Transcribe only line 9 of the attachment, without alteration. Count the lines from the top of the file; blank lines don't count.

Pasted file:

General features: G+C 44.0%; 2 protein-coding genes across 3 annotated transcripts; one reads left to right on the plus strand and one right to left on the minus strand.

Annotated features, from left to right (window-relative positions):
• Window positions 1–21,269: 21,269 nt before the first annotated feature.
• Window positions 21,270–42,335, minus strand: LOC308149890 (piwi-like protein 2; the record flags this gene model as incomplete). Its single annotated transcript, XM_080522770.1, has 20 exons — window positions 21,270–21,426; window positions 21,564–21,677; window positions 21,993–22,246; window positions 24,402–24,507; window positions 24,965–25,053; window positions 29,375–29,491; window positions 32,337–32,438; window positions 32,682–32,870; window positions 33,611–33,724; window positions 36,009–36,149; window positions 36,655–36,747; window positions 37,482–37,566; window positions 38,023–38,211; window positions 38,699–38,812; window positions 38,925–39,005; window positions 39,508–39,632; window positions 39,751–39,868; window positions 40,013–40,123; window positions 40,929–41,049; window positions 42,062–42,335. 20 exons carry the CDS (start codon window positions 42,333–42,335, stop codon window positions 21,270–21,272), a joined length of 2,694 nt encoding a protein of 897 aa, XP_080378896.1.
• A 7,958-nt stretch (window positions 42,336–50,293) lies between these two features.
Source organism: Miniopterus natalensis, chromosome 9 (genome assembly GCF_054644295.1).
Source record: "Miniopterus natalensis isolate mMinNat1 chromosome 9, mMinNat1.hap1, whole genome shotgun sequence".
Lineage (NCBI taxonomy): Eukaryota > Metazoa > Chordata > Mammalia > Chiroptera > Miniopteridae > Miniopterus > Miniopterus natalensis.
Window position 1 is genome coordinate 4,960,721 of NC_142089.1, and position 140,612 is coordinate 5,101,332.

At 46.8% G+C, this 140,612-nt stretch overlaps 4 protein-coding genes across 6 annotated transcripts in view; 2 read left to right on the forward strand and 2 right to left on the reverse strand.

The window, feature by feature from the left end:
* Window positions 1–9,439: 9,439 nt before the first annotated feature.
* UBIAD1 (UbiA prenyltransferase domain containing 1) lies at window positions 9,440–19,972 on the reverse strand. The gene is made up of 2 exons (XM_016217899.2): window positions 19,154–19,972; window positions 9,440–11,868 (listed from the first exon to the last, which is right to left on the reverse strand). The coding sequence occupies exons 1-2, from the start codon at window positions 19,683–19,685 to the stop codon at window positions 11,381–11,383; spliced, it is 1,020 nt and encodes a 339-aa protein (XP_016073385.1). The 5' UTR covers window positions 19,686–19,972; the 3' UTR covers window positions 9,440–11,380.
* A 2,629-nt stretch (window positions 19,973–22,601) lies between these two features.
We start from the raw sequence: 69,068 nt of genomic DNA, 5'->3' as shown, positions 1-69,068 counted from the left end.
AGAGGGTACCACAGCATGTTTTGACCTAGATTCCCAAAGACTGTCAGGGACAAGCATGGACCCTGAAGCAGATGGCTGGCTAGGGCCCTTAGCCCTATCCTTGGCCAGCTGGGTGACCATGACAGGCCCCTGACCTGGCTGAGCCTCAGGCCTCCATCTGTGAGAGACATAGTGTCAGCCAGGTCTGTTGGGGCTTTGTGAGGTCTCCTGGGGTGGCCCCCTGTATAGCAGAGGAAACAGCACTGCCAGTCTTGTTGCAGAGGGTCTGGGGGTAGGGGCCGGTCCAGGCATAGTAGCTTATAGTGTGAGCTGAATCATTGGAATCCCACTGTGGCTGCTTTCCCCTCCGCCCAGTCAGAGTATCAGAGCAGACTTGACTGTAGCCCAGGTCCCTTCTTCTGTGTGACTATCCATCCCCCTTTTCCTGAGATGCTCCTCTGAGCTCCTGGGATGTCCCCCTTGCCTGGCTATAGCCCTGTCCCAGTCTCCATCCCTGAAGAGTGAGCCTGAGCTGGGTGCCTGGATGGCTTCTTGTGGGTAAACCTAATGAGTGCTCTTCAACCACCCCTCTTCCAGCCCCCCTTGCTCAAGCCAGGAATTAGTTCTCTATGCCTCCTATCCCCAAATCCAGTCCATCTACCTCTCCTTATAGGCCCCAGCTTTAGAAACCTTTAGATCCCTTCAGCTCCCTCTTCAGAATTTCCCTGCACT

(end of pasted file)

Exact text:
Window position 1 is genome coordinate 4,960,721 of NC_142089.1, and position 140,612 is coordinate 5,101,332.